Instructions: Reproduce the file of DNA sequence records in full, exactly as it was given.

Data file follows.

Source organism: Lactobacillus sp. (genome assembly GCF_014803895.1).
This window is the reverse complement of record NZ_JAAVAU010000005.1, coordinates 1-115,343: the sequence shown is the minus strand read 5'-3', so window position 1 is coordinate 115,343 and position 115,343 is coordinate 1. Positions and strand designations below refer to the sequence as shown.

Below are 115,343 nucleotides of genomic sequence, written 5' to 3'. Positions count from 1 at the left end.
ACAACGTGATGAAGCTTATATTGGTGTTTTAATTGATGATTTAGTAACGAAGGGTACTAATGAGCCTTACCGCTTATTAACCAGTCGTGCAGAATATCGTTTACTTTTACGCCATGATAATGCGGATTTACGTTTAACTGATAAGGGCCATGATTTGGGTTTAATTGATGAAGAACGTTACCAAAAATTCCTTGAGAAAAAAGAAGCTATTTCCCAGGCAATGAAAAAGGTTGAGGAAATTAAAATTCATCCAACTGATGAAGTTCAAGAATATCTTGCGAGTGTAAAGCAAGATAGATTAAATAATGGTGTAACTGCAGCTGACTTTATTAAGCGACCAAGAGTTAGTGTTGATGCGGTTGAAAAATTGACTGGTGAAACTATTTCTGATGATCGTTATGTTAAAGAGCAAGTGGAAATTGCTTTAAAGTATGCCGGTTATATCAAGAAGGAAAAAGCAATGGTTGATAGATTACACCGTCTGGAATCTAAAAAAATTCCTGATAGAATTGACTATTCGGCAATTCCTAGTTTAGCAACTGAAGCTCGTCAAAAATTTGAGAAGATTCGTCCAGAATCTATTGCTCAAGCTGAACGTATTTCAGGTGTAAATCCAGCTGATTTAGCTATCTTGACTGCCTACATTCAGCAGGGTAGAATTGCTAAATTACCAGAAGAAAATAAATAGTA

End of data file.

Source organism: Lactobacillus sp. (genome assembly GCF_014803895.1).
This window is the reverse complement of record NZ_JAAVAU010000005.1, coordinates 1-115,343: the sequence shown is the minus strand read 5'-3', so window position 1 is coordinate 115,343 and position 115,343 is coordinate 1. Positions and strand designations below refer to the sequence as shown.

Below are 115,343 nucleotides of genomic sequence, written 5' to 3'. Positions count from 1 at the left end.
ACAACGTGATGAAGCTTATATTGGTGTTTTAATTGATGATTTAGTAACGAAGGGTACTAATGAGCCTTACCGCTTATTAACCAGTCGTGCAGAATATCGTTTACTTTTACGCCATGATAATGCGGATTTACGTTTAACTGATAAGGGCCATGATTTGGGTTTAATTGATGAAGAACGTTACCAAAAATTCCTTGAGAAAAAAGAAGCTATTTCCCAGGCAATGAAAAAGGTTGAGGAAATTAAAATTCATCCAACTGATGAAGTTCAAGAATATCTTGCGAGTGTAAAGCAAGATAGATTAAATAATGGTGTAACTGCAGCTGACTTTATTAAGCGACCAAGAGTTAGTGTTGATGCGGTTGAAAAATTGACTGGTGAAACTATTTCTGATGATCGTTATGTTAAAGAGCAAGTGGAAATTGCTTTAAAGTATGCCGGTTATATCAAGAAGGAAAAAGCAATGGTTGATAGATTACACCGTCTGGAATCTAAAAAAATTCCTGATAGAATTGACTATTCGGCAATTCCTAGTTTAGCAACTGAAGCTCGTCAAAAATTTGAGAAGATTCGTCCAGAATCTATTGCTCAAGCTGAACGTATTTCAGGTGTAAATCCAGCTGATTTAGCTATCTTGACTGCCTACATTCAGCAGGGTAGAATTGCTAAATTACCAGAAGAAAATAAATAGTA